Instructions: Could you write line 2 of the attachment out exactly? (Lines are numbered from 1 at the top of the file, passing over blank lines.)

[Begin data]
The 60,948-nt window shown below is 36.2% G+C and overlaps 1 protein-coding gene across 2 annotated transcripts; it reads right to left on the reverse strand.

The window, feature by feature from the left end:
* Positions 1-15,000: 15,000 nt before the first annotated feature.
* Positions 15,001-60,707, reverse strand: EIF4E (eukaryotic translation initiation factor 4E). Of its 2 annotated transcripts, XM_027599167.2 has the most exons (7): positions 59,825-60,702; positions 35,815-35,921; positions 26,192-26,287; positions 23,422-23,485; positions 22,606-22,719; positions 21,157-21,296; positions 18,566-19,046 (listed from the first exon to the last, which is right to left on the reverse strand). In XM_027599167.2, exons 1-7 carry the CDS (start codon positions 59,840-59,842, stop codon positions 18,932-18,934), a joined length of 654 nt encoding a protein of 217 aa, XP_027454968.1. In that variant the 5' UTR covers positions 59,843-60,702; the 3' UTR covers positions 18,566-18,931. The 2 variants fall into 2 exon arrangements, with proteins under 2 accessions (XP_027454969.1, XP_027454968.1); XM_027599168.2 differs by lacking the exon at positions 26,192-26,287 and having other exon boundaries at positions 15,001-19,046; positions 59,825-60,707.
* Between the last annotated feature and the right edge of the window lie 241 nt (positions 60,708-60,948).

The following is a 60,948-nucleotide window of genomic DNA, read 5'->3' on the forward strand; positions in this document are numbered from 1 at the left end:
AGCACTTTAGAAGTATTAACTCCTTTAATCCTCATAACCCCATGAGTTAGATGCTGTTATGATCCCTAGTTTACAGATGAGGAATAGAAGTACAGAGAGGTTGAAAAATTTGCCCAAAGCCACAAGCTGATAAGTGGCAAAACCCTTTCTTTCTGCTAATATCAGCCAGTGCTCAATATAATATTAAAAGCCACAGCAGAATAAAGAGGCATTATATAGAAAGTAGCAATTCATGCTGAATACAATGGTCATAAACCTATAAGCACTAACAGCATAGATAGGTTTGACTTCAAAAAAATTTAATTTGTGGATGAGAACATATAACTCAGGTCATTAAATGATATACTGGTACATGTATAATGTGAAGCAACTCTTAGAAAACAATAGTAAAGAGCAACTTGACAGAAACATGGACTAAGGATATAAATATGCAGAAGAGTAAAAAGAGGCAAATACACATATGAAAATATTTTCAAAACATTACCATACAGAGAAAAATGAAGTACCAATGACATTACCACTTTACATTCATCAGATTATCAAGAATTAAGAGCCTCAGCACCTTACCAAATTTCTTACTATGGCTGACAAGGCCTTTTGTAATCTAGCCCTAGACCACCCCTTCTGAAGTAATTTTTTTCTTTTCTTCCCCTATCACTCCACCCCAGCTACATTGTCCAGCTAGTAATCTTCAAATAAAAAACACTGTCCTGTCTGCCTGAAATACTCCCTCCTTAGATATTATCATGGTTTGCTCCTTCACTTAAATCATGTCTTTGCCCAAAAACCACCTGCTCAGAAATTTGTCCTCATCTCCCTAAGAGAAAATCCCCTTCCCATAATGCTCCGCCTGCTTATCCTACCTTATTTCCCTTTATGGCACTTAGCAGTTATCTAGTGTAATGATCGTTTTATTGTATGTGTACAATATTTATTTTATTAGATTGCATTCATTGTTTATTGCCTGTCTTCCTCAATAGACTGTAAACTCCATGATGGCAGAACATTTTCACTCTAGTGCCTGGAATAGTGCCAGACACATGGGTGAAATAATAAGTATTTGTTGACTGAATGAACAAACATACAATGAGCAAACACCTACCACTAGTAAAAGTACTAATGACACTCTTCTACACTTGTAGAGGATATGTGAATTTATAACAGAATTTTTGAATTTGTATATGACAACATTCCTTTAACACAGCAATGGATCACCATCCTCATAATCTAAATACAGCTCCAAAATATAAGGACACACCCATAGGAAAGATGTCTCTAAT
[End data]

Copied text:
The window, feature by feature from the left end: